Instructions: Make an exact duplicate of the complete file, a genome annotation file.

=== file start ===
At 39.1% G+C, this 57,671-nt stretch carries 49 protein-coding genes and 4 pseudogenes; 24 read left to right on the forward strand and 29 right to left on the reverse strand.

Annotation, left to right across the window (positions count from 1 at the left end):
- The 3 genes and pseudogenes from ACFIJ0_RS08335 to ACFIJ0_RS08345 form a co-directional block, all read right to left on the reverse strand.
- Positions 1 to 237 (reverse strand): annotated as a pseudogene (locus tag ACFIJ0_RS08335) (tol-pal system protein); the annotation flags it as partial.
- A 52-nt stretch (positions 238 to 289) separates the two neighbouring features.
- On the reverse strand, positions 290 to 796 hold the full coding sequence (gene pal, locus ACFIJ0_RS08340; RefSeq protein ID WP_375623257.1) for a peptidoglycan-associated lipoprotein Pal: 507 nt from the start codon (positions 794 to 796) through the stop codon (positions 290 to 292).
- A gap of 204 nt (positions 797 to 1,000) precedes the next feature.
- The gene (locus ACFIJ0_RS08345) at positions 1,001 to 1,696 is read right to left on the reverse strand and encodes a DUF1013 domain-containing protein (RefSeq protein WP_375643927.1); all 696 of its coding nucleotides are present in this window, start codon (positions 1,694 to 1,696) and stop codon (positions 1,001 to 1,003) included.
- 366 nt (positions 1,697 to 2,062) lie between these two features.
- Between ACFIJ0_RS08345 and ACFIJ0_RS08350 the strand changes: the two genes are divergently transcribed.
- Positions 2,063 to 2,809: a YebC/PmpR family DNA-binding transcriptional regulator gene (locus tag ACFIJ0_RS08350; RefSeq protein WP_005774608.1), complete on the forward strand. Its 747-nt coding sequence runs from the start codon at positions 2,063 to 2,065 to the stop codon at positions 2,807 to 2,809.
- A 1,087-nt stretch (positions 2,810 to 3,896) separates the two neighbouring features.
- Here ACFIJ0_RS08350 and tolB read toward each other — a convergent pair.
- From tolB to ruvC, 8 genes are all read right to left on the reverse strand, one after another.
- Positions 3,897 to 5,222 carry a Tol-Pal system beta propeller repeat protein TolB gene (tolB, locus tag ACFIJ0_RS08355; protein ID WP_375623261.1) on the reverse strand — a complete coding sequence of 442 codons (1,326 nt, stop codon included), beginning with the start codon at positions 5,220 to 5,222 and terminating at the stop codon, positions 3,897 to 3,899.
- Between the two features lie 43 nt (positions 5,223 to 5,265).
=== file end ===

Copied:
At 39.1% G+C, this 57,671-nt stretch carries 49 protein-coding genes and 4 pseudogenes; 24 read left to right on the forward strand and 29 right to left on the reverse strand.

Annotation, left to right across the window (positions count from 1 at the left end):
- The 3 genes and pseudogenes from ACFIJ0_RS08335 to ACFIJ0_RS08345 form a co-directional block, all read right to left on the reverse strand.
- Positions 1 to 237 (reverse strand): annotated as a pseudogene (locus tag ACFIJ0_RS08335) (tol-pal system protein); the annotation flags it as partial.
- A 52-nt stretch (positions 238 to 289) separates the two neighbouring features.
- On the reverse strand, positions 290 to 796 hold the full coding sequence (gene pal, locus ACFIJ0_RS08340; RefSeq protein ID WP_375623257.1) for a peptidoglycan-associated lipoprotein Pal: 507 nt from the start codon (positions 794 to 796) through the stop codon (positions 290 to 292).
- A gap of 204 nt (positions 797 to 1,000) precedes the next feature.
- The gene (locus ACFIJ0_RS08345) at positions 1,001 to 1,696 is read right to left on the reverse strand and encodes a DUF1013 domain-containing protein (RefSeq protein WP_375643927.1); all 696 of its coding nucleotides are present in this window, start codon (positions 1,694 to 1,696) and stop codon (positions 1,001 to 1,003) included.
- 366 nt (positions 1,697 to 2,062) lie between these two features.
- Between ACFIJ0_RS08345 and ACFIJ0_RS08350 the strand changes: the two genes are divergently transcribed.
- Positions 2,063 to 2,809: a YebC/PmpR family DNA-binding transcriptional regulator gene (locus tag ACFIJ0_RS08350; RefSeq protein WP_005774608.1), complete on the forward strand. Its 747-nt coding sequence runs from the start codon at positions 2,063 to 2,065 to the stop codon at positions 2,807 to 2,809.
- A 1,087-nt stretch (positions 2,810 to 3,896) separates the two neighbouring features.
- Here ACFIJ0_RS08350 and tolB read toward each other — a convergent pair.
- From tolB to ruvC, 8 genes are all read right to left on the reverse strand, one after another.
- Positions 3,897 to 5,222 carry a Tol-Pal system beta propeller repeat protein TolB gene (tolB, locus tag ACFIJ0_RS08355; protein ID WP_375623261.1) on the reverse strand — a complete coding sequence of 442 codons (1,326 nt, stop codon included), beginning with the start codon at positions 5,220 to 5,222 and terminating at the stop codon, positions 3,897 to 3,899.
- Between the two features lie 43 nt (positions 5,223 to 5,265).